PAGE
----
Fair Trading to search vehicles of rogue operators

Fair Trading to search vehicles of rogue operators

15 January 2014 by Staff Reporter 1 comments

Queensland Office of Fair Trading (OFT) inspectors will be given new powers to stop and search vehicles as part of a strict crackdown on rogue businesses, including real estate agents.

The new powers would allow officers to pull over any business person suspected of criminal behaviour.

Refusal to comply with a search will be punished with an $18,000 fine.

In a statement to Real Estate Business, acting attorney-general David Crisafulli said the new laws were about insuring consumers were protected across the board. 

“The current problem is that Fair Trading provisions and powers stretch across 14 different acts, meaning there are differences and inconsistencies in compliance and enforcement. For example, people currently face a lesser penalty under one act for failing to show an inspector their ID than under another act,” he said.

Despite a review revealing there was a problem back in 2008, the former government failed to address it.

“We are levelling the playing field in terms of allowing Fair Trading to effectively go after shonky operators,” Mr Crisafulli said.

“A lot of the dodgy traders Fair Trading deals with are itinerant, so their vehicles are their mini offices. An unscrupulous real estate agent may have contracts or advertising material in his car and Fair Trading will soon be allowed to search it and seize evidence.”

In 2013, there were 12,270 complaints lodged with Fair Trading, issuing $363,980 in infringement notices and civil penalty notices. The department also finalised actions against 104 entities on a total of 1,155 charges in a court of tribunal, resulting in $718,400 in fines and $336,787 in compensation.

Real Estate Institute of Queensland CEO Anton Kardash told Real Estate Business the new laws were a reflection of modern business practices.

"The OFT has long had the right to search business premises, but technological advances means that a business person or real estate agent today may not have an actual physical office," he said.

“The proposed new law is recognition of these alternative offices, which may include mobile spaces such as vehicles.

“The REIQ remains committed to improving the professionalism of real estate agents, so we welcome the OFT’s capacity to investigate potentially non-compliant practitioners."

Mr Kardash said a majority of successful general OFT prosecutions were against non-REIQ members. 

Queensland Office of Fair Trading (OFT) inspectors will be given new powers to stop and search vehicles as part of a strict crackdown on rogue businesses, including real estate agents.

The new powers would allow officers to pull over any business person suspected of criminal behaviour.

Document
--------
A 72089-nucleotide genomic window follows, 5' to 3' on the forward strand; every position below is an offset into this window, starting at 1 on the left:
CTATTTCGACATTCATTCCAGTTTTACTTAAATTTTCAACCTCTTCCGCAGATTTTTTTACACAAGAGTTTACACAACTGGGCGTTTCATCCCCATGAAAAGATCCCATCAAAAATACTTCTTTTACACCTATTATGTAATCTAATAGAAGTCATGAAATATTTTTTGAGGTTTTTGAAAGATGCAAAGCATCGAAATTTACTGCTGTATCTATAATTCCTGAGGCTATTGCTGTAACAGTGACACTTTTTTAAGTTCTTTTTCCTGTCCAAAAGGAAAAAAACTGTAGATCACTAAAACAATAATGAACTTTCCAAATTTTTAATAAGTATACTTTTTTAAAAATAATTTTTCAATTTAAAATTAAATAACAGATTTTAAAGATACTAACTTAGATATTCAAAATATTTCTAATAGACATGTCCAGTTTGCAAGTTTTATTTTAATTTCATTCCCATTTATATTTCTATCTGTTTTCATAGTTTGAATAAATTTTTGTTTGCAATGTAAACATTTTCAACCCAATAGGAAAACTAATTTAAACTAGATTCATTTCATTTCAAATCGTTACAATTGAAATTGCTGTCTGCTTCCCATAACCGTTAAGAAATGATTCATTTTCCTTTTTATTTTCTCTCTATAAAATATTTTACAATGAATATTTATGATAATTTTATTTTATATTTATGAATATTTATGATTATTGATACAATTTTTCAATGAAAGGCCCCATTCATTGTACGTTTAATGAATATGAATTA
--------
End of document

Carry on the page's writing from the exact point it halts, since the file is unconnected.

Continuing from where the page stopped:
Refusal to comply with a search will be punished with an $18,000 fine.

In a statement to Real Estate Business, acting attorney-general David Crisafulli said the new laws were about insuring consumers were protected across the board. 

“The current problem is that Fair Trading provisions and powers stretch across 14 different acts, meaning there are differences and inconsistencies in compliance and enforcement. For example, people currently face a lesser penalty under one act for failing to show an inspector their ID than under another act,” he said.

Despite a review revealing there was a problem back in 2008, the former government failed to address it.

“We are levelling the playing field in terms of allowing Fair Trading to effectively go after shonky operators,” Mr Crisafulli said.

“A lot of the dodgy traders Fair Trading deals with are itinerant, so their vehicles are their mini offices. An unscrupulous real estate agent may have contracts or advertising material in his car and Fair Trading will soon be allowed to search it and seize evidence.”

In 2013, there were 12,270 complaints lodged with Fair Trading, issuing $363,980 in infringement notices and civil penalty notices. The department also finalised actions against 104 entities on a total of 1,155 charges in a court of tribunal, resulting in $718,400 in fines and $336,787 in compensation.

Real Estate Institute of Queensland CEO Anton Kardash told Real Estate Business the new laws were a reflection of modern business practices.

"The OFT has long had the right to search business premises, but technological advances means that a business person or real estate agent today may not have an actual physical office," he said.

“The proposed new law is recognition of these alternative offices, which may include mobile spaces such as vehicles.

“The REIQ remains committed to improving the professionalism of real estate agents, so we welcome the OFT’s capacity to investigate potentially non-compliant practitioners."

Mr Kardash said a majority of successful general OFT prosecutions were against non-REIQ members. 

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Are dodgy agents being punished enough?

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Only in some states (2.3%)
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